McConnell v Huxtable (ON CA) is a family law dispute with implications for estates and trust law.
The parties were in a relationship from 1993 to 2007 – they were not married and did not have children together.
The common law husband bought and sold two houses during the relationship and owned a third home at the time the relationship ended in 2007 (he and his common law wife lived in the home together). All the money used to purchase the home was provided by the husband and all the properties were held in the husband’s name alone.
At the time of their separation in 2007, the wife claimed to be joint owner of the home in which they lived. However, the separation moved forward without the matter of the ownership of the home being settled.
In 2012, five years after their separation, the ex-wife again raised the issue of her ownership of the home when her ex-husband attempted to sell the home.
The ex-wife registered a certificate of pending litigation (CPL) on the property and brought a claim for unjust enrichment against her ex-husband. She sought an order imposing a constructive trust over the home or, in the alternative, monetary damages.
The ex-husband brought a motion to dismiss his ex-wife’s claim, arguing that his ex-wife was out of time to bring the claim under s. 4 of the Limitations Act. That section requires all proceedings to be commenced within 2 years from the date the claim arose or was discovered.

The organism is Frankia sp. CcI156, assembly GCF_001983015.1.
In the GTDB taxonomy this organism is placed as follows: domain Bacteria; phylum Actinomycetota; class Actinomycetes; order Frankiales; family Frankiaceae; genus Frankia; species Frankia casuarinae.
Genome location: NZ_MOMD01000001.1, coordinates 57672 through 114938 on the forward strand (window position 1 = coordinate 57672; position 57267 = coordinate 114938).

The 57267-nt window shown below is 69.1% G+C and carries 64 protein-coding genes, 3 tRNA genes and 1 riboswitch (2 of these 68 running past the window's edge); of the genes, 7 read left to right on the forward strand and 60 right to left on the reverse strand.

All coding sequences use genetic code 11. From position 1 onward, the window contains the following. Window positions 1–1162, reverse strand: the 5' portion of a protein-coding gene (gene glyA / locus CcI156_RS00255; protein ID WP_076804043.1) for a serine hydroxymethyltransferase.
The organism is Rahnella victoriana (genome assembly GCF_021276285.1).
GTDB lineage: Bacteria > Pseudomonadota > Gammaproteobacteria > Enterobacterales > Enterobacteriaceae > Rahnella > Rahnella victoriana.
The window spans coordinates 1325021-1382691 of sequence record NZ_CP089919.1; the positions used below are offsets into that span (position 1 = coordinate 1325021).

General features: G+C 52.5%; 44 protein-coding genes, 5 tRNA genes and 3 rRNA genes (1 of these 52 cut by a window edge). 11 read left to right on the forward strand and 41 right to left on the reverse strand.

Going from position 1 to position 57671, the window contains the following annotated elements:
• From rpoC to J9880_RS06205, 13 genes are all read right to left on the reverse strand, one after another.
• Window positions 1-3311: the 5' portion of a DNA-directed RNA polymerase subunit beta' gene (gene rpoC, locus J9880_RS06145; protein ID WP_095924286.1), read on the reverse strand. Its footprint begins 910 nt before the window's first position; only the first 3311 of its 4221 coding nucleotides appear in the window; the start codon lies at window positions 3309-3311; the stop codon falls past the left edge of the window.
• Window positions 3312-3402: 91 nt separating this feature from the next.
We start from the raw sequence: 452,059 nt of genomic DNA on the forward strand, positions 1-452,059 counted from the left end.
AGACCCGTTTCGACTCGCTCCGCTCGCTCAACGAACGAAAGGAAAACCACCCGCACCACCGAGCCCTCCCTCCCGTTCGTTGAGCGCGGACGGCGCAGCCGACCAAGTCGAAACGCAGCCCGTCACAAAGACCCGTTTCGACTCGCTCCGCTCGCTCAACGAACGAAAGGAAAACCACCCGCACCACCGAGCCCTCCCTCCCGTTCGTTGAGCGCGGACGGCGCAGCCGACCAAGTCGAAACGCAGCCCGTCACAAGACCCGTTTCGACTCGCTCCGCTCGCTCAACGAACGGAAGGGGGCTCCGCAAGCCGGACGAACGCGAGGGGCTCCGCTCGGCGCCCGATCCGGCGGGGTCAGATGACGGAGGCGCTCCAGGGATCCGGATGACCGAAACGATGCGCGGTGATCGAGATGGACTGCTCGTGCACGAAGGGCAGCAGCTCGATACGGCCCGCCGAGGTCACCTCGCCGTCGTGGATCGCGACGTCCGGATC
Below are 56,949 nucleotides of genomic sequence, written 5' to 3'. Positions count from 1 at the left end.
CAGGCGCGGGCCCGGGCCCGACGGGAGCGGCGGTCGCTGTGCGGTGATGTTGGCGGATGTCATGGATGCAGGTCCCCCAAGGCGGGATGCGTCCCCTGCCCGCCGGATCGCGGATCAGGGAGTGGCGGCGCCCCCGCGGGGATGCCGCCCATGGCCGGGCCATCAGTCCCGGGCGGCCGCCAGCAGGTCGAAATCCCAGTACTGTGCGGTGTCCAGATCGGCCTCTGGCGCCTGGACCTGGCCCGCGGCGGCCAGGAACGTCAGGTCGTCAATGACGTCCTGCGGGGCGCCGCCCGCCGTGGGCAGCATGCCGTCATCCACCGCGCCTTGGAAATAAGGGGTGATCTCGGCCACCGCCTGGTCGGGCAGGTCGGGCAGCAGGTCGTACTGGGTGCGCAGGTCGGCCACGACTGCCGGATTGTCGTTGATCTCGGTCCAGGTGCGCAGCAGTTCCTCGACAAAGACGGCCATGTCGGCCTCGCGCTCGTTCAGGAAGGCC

The Court of Appeal upheld the finding of the trial judge that the Real Property Limitations Act (“RPLA”) applied, not the Limitations Act. The RPLA imposes a 10 year limitations period to commence any action involving an interest in land. Section 4 of the RPLA reads:
Limitation where the subject interested
4. No person shall … bring an action to recover any land or rent, but within ten years next after the time at which the right to … bring such action, first accrued to some person through whom the person making or bringing it claims…
The Court held that just because the ex-wife might be awarded her alternative claim for monetary damages, the nature of her claim was not changed; it was still an action “to recover land.” In addition, the Court held that a constructive trust over land is a viable remedy for a claim of unjust enrichment. As a result, this was an “action to recover land,” meaning the 10 year limitation period applied.
This decision suggests that anytime a constructive trust over land is sought, even as an alternative ground of relief, the 10 year limitation period applies (as opposed to the shorter 2 year limitation period).
This case will have an impact in the estates context, where claims for unjust enrichment and constructive trusts are common. By linking claims of unjust enrichment and constructive trusts to land, the limitation period is stretched out to 10 years, regardless of whether the claim arises in the context of a business or domestic relationship.